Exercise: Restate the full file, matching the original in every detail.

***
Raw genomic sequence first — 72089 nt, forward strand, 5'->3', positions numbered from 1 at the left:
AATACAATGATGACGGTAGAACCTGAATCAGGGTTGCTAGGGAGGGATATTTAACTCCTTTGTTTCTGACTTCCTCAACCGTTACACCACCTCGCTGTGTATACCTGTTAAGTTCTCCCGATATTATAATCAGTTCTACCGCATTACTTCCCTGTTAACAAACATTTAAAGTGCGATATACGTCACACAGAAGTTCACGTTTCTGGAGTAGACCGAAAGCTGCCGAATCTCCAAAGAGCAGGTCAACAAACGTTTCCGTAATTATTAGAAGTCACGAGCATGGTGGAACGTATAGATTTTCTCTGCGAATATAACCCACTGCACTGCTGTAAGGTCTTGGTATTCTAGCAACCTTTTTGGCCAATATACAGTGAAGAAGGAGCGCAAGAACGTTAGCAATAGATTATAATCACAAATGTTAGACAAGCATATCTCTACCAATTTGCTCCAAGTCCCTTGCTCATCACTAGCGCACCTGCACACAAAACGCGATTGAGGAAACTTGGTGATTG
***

Raw genomic sequence first — 72089 nt, forward strand, 5'->3', positions numbered from 1 at the left:
AATACAATGATGACGGTAGAACCTGAATCAGGGTTGCTAGGGAGGGATATTTAACTCCTTTGTTTCTGACTTCCTCAACCGTTACACCACCTCGCTGTGTATACCTGTTAAGTTCTCCCGATATTATAATCAGTTCTACCGCATTACTTCCCTGTTAACAAACATTTAAAGTGCGATATACGTCACACAGAAGTTCACGTTTCTGGAGTAGACCGAAAGCTGCCGAATCTCCAAAGAGCAGGTCAACAAACGTTTCCGTAATTATTAGAAGTCACGAGCATGGTGGAACGTATAGATTTTCTCTGCGAATATAACCCACTGCACTGCTGTAAGGTCTTGGTATTCTAGCAACCTTTTTGGCCAATATACAGTGAAGAAGGAGCGCAAGAACGTTAGCAATAGATTATAATCACAAATGTTAGACAAGCATATCTCTACCAATTTGCTCCAAGTCCCTTGCTCATCACTAGCGCACCTGCACACAAAACGCGATTGAGGAAACTTGGTGATTG